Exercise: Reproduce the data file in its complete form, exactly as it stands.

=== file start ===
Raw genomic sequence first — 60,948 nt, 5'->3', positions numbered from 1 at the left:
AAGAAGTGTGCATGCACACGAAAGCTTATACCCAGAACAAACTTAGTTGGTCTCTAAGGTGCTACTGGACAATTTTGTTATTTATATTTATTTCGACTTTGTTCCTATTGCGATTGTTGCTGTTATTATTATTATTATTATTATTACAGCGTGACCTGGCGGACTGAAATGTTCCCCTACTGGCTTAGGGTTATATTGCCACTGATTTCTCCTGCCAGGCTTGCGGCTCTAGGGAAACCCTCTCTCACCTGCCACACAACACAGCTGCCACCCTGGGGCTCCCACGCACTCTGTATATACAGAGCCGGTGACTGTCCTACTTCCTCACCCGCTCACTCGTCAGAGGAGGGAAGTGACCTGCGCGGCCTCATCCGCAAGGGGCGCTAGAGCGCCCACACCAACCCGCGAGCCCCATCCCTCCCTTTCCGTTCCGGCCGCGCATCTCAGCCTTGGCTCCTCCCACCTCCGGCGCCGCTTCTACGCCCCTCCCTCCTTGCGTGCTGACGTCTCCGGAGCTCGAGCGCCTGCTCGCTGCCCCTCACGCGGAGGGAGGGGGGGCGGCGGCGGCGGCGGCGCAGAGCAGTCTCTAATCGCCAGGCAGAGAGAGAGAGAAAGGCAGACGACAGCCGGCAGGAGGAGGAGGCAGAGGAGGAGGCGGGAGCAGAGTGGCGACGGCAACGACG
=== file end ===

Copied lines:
Raw genomic sequence first — 60,948 nt, 5'->3', positions numbered from 1 at the left:
AAGAAGTGTGCATGCACACGAAAGCTTATACCCAGAACAAACTTAGTTGGTCTCTAAGGTGCTACTGGACAATTTTGTTATTTATATTTATTTCGACTTTGTTCCTATTGCGATTGTTGCTGTTATTATTATTATTATTATTATTACAGCGTGACCTGGCGGACTGAAATGTTCCCCTACTGGCTTAGGGTTATATTGCCACTGATTTCTCCTGCCAGGCTTGCGGCTCTAGGGAAACCCTCTCTCACCTGCCACACAACACAGCTGCCACCCTGGGGCTCCCACGCACTCTGTATATACAGAGCCGGTGACTGTCCTACTTCCTCACCCGCTCACTCGTCAGAGGAGGGAAGTGACCTGCGCGGCCTCATCCGCAAGGGGCGCTAGAGCGCCCACACCAACCCGCGAGCCCCATCCCTCCCTTTCCGTTCCGGCCGCGCATCTCAGCCTTGGCTCCTCCCACCTCCGGCGCCGCTTCTACGCCCCTCCCTCCTTGCGTGCTGACGTCTCCGGAGCTCGAGCGCCTGCTCGCTGCCCCTCACGCGGAGGGAGGGGGGGCGGCGGCGGCGGCGGCGCAGAGCAGTCTCTAATCGCCAGGCAGAGAGAGAGAGAAAGGCAGACGACAGCCGGCAGGAGGAGGAGGCAGAGGAGGAGGCGGGAGCAGAGTGGCGACGGCAACGACG